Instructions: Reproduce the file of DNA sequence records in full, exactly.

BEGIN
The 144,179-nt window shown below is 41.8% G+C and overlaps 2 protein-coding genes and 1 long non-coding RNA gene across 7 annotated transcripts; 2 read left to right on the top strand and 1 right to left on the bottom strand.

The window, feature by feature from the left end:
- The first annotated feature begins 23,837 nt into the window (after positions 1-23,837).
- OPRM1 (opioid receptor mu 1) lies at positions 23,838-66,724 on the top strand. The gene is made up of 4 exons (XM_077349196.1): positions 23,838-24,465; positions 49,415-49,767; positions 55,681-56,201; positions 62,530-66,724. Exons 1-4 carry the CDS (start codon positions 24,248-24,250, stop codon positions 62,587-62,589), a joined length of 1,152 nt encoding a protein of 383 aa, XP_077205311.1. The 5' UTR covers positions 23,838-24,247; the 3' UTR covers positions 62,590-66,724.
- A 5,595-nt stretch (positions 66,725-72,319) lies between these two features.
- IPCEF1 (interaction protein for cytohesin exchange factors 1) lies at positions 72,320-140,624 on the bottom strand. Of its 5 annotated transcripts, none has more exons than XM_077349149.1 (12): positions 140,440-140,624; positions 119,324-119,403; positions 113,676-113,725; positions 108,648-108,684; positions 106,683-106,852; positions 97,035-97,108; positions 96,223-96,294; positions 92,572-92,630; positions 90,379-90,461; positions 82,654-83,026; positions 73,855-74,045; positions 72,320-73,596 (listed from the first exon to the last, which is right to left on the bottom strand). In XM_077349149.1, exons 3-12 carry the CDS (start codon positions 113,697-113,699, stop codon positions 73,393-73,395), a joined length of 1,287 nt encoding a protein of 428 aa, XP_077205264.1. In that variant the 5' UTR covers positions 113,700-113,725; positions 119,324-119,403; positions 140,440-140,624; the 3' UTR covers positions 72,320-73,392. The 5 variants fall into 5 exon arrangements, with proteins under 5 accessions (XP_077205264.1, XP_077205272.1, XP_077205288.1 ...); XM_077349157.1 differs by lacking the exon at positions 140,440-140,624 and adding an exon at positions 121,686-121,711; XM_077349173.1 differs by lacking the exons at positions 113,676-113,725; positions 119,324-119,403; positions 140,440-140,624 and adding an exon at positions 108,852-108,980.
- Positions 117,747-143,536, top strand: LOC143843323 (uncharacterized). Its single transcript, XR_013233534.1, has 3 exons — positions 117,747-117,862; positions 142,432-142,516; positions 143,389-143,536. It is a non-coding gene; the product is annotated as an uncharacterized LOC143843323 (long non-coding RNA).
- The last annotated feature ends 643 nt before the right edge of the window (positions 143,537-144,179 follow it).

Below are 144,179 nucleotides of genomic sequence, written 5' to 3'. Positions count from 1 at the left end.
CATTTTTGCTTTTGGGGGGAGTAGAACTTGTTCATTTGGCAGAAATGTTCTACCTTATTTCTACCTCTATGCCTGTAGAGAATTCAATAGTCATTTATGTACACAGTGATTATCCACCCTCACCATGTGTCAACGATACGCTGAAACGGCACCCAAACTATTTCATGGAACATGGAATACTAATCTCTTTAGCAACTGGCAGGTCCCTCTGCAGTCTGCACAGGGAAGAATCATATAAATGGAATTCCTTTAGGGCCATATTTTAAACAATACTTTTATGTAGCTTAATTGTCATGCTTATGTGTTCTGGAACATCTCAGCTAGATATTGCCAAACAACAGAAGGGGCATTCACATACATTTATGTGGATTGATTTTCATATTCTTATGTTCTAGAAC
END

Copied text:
The 144,179-nt window shown below is 41.8% G+C and overlaps 2 protein-coding genes and 1 long non-coding RNA gene across 7 annotated transcripts; 2 read left to right on the top strand and 1 right to left on the bottom strand.

The window, feature by feature from the left end:
- The first annotated feature begins 23,837 nt into the window (after positions 1-23,837).
- OPRM1 (opioid receptor mu 1) lies at positions 23,838-66,724 on the top strand. The gene is made up of 4 exons (XM_077349196.1): positions 23,838-24,465; positions 49,415-49,767; positions 55,681-56,201; positions 62,530-66,724. Exons 1-4 carry the CDS (start codon positions 24,248-24,250, stop codon positions 62,587-62,589), a joined length of 1,152 nt encoding a protein of 383 aa, XP_077205311.1. The 5' UTR covers positions 23,838-24,247; the 3' UTR covers positions 62,590-66,724.
- A 5,595-nt stretch (positions 66,725-72,319) lies between these two features.
- IPCEF1 (interaction protein for cytohesin exchange factors 1) lies at positions 72,320-140,624 on the bottom strand. Of its 5 annotated transcripts, none has more exons than XM_077349149.1 (12): positions 140,440-140,624; positions 119,324-119,403; positions 113,676-113,725; positions 108,648-108,684; positions 106,683-106,852; positions 97,035-97,108; positions 96,223-96,294; positions 92,572-92,630; positions 90,379-90,461; positions 82,654-83,026; positions 73,855-74,045; positions 72,320-73,596 (listed from the first exon to the last, which is right to left on the bottom strand). In XM_077349149.1, exons 3-12 carry the CDS (start codon positions 113,697-113,699, stop codon positions 73,393-73,395), a joined length of 1,287 nt encoding a protein of 428 aa, XP_077205264.1. In that variant the 5' UTR covers positions 113,700-113,725; positions 119,324-119,403; positions 140,440-140,624; the 3' UTR covers positions 72,320-73,392. The 5 variants fall into 5 exon arrangements, with proteins under 5 accessions (XP_077205264.1, XP_077205272.1, XP_077205288.1 ...); XM_077349157.1 differs by lacking the exon at positions 140,440-140,624 and adding an exon at positions 121,686-121,711; XM_077349173.1 differs by lacking the exons at positions 113,676-113,725; positions 119,324-119,403; positions 140,440-140,624 and adding an exon at positions 108,852-108,980.
- Positions 117,747-143,536, top strand: LOC143843323 (uncharacterized). Its single transcript, XR_013233534.1, has 3 exons — positions 117,747-117,862; positions 142,432-142,516; positions 143,389-143,536. It is a non-coding gene; the product is annotated as an uncharacterized LOC143843323 (long non-coding RNA).
- The last annotated feature ends 643 nt before the right edge of the window (positions 143,537-144,179 follow it).

Below are 144,179 nucleotides of genomic sequence, written 5' to 3'. Positions count from 1 at the left end.
CATTTTTGCTTTTGGGGGGAGTAGAACTTGTTCATTTGGCAGAAATGTTCTACCTTATTTCTACCTCTATGCCTGTAGAGAATTCAATAGTCATTTATGTACACAGTGATTATCCACCCTCACCATGTGTCAACGATACGCTGAAACGGCACCCAAACTATTTCATGGAACATGGAATACTAATCTCTTTAGCAACTGGCAGGTCCCTCTGCAGTCTGCACAGGGAAGAATCATATAAATGGAATTCCTTTAGGGCCATATTTTAAACAATACTTTTATGTAGCTTAATTGTCATGCTTATGTGTTCTGGAACATCTCAGCTAGATATTGCCAAACAACAGAAGGGGCATTCACATACATTTATGTGGATTGATTTTCATATTCTTATGTTCTAGAAC